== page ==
skip to main content


Title: Synchronization of complex-valued dynamic networks with intermittently adaptive coupling: A direct error method
reveal the mechanism of intermittent coupling, where the nodes are connected merely in discontinuous time durations. Instead of the common weighted average technique, by proposing a direct error method and constructing piecewise Lyapunov functions, several intermittently adaptive designs are developed to update the complex-valued coupling weights. Especially, an adaptive pinning protocol is designed for ICCVNs with heterogeneous coupling weights and the synchronization is ensured by piecewise adjusting the complex-valued weights of edges within a spanning tree. For ICCVNs with homogeneous coupling weights, based on a connected dominating set, an intermittently adaptive algorithm is developed which just depends on the information of the dominating set with their neighbors. At the end, the established theoretical results are verified by providing two numerical examples.  more » « less
Award ID(s):
1917275
NSF-PAR ID:
10158885
Author(s) / Creator(s):
; ;
Date Published:
Journal Name:
Automatica
Volume:
112
ISSN:
0005-1098
Format(s):
Medium: X
Sponsoring Org:
National Science Foundation
More Like this
  1. Models recently used in the literature proving residual networks (ResNets) are better than linear predictors are actually different from standard ResNets that have been widely used in computer vision. In addition to the assumptions such as scalar-valued output or single residual block, the models fundamentally considered in the literature have no nonlinearities at the final residual representation that feeds into the final affine layer. To codify such a difference in nonlinearities and reveal a linear estimation property, we define ResNEsts, i.e., Residual Nonlinear Estimators, by simply dropping nonlinearities at the last residual representation from standard ResNets. We show that wide ResNEsts with bottleneck blocks can always guarantee a very desirable training property that standard ResNets aim to achieve, i.e., adding more blocks does not decrease performance given the same set of basis elements. To prove that, we first recognize ResNEsts are basis function models that are limited by a coupling problem in basis learning and linear prediction. Then, to decouple prediction weights from basis learning, we construct a special architecture termed augmented ResNEst (A-ResNEst) that always guarantees no worse performance with the addition of a block. As a result, such an A-ResNEst establishes empirical risk lower bounds for a ResNEst using corresponding bases. Our results demonstrate ResNEsts indeed have a problem of diminishing feature reuse; however, it can be avoided by sufficiently expanding or widening the input space, leading to the above-mentioned desirable property. Inspired by the densely connected networks (DenseNets) that have been shown to outperform ResNets, we also propose a corresponding new model called Densely connected Nonlinear Estimator (DenseNEst). We show that any DenseNEst can be represented as a wide ResNEst with bottleneck blocks. Unlike ResNEsts, DenseNEsts exhibit the desirable property without any special = architectural re-design.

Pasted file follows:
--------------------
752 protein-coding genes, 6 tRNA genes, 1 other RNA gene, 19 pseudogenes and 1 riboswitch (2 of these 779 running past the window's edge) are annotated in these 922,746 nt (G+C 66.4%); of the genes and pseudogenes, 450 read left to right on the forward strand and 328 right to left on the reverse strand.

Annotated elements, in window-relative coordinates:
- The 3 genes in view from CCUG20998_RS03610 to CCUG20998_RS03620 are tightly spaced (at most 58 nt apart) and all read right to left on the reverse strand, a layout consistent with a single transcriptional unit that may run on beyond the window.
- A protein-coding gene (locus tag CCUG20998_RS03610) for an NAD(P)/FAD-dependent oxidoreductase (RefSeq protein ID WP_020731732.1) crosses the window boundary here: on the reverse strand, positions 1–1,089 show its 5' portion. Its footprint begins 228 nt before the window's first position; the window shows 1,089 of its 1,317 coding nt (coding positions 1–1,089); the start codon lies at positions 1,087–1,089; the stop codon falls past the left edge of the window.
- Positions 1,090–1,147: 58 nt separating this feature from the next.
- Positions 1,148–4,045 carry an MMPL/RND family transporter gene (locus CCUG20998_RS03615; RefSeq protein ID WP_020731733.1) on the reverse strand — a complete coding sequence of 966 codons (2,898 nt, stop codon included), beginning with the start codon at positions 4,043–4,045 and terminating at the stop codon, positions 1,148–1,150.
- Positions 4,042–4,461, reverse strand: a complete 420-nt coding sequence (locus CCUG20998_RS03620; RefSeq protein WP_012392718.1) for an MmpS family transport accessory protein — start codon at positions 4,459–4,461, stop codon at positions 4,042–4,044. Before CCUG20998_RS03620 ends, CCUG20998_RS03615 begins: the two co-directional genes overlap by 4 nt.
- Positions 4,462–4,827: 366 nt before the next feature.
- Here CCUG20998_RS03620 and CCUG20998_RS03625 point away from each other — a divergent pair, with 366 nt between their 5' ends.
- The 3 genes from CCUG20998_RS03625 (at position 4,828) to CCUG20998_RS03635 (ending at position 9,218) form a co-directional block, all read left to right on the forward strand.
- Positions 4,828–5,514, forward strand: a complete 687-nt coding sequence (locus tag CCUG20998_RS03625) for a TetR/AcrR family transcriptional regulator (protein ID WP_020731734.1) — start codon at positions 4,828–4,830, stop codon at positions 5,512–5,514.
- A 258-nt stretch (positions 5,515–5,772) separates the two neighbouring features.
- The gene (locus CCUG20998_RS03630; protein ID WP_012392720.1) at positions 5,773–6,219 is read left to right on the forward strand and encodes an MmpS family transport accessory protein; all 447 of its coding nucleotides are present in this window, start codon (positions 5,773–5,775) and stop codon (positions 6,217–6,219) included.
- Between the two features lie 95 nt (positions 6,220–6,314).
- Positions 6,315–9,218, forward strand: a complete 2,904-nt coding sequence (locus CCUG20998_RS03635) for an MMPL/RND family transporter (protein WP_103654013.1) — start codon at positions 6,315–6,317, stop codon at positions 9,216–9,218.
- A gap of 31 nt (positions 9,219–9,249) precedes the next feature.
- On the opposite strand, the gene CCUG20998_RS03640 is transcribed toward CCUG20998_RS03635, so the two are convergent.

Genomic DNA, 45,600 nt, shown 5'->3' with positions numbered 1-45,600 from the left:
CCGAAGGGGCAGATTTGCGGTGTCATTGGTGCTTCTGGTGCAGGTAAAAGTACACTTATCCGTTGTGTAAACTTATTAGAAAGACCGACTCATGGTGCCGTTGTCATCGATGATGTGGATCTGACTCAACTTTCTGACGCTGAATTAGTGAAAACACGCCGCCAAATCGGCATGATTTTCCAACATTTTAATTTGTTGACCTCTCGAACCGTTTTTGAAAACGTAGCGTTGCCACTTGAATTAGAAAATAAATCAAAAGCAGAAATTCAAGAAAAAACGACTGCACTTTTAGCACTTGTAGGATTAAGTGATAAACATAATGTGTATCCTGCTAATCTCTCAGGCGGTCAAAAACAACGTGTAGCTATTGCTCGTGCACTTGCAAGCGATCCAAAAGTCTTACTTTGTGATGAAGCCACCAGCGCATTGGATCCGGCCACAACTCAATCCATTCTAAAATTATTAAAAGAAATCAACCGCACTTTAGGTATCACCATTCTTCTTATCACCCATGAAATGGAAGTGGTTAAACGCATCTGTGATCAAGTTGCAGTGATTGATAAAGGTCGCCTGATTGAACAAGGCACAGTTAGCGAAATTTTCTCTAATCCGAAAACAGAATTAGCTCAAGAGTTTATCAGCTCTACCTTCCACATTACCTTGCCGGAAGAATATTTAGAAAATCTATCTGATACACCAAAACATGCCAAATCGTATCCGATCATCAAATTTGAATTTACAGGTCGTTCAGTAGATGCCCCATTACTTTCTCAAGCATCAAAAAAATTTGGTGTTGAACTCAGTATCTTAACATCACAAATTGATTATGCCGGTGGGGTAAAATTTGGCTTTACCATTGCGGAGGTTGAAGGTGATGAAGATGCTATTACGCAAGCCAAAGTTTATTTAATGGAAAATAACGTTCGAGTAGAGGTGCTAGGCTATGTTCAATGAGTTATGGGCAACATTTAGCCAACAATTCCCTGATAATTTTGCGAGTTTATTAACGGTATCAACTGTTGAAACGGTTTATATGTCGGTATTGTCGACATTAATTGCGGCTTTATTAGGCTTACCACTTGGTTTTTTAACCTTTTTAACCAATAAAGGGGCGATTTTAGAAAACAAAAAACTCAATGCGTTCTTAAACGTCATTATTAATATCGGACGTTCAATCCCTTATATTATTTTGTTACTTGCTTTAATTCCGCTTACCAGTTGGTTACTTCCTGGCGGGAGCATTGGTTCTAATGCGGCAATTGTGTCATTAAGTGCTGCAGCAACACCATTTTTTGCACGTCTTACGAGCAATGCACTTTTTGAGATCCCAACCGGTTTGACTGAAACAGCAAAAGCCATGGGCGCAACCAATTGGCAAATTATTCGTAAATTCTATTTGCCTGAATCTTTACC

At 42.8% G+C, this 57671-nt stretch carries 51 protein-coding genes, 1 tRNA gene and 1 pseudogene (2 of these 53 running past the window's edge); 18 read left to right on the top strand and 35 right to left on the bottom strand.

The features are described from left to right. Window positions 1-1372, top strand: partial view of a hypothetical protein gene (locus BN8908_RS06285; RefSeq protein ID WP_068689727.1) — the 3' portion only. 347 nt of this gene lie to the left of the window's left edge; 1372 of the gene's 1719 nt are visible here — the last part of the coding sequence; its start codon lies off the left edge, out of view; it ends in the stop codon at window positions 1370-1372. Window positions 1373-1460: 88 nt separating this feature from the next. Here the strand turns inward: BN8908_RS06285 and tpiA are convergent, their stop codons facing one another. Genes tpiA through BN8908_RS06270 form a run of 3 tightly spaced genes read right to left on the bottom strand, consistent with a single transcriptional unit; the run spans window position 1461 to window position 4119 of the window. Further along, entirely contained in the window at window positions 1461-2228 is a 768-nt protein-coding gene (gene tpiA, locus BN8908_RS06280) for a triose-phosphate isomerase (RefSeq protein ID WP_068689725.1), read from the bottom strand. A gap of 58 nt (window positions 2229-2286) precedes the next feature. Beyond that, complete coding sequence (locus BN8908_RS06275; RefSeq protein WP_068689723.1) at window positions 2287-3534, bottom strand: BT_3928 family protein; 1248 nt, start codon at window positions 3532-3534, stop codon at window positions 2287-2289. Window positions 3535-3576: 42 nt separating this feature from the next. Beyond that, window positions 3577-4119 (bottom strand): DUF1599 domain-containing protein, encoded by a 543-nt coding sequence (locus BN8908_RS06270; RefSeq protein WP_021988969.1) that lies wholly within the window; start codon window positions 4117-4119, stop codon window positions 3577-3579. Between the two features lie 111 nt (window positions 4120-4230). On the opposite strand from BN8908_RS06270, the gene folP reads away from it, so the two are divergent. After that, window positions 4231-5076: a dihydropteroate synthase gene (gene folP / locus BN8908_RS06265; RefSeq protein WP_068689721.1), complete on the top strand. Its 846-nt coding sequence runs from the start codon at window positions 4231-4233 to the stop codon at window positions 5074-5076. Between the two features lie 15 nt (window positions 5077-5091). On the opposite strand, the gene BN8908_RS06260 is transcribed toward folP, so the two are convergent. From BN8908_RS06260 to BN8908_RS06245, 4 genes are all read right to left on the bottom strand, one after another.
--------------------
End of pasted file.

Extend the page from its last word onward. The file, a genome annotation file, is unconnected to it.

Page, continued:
more » « less
  2. Models recently used in the literature proving residual networks (ResNets) are better than linear predictors are actually different from standard ResNets that have been widely used in computer vision. In addition to the assumptions such as scalar-valued output or single residual block, the models fundamentally considered in the literature have no nonlinearities at the final residual representation that feeds into the final affine layer. To codify such a difference in nonlinearities and reveal a linear estimation property, we define ResNEsts, i.e., Residual Nonlinear Estimators, by simply dropping nonlinearities at the last residual representation from standard ResNets. We show that wide ResNEsts with bottleneck blocks can always guarantee a very desirable training property that standard ResNets aim to achieve, i.e., adding more blocks does not decrease performance given the same set of basis elements. To prove that, we first recognize ResNEsts are basis function models that are limited by a coupling problem in basis learning and linear prediction. Then, to decouple prediction weights from basis learning, we construct a special architecture termed augmented ResNEst (A-ResNEst) that always guarantees no worse performance with the addition of a block. As a result, such an A-ResNEst establishes empirical risk lower bounds for a ResNEst using corresponding bases. Our results demonstrate ResNEsts indeed have a problem of diminishing feature reuse; however, it can be avoided by sufficiently expanding or widening the input space, leading to the above-mentioned desirable property. Inspired by the densely connected networks (DenseNets) that have been shown to outperform ResNets, we also propose a corresponding new model called Densely connected Nonlinear Estimator (DenseNEst). We show that any DenseNEst can be represented as a wide ResNEst with bottleneck blocks. Unlike ResNEsts, DenseNEsts exhibit the desirable property without any special architectural re-design.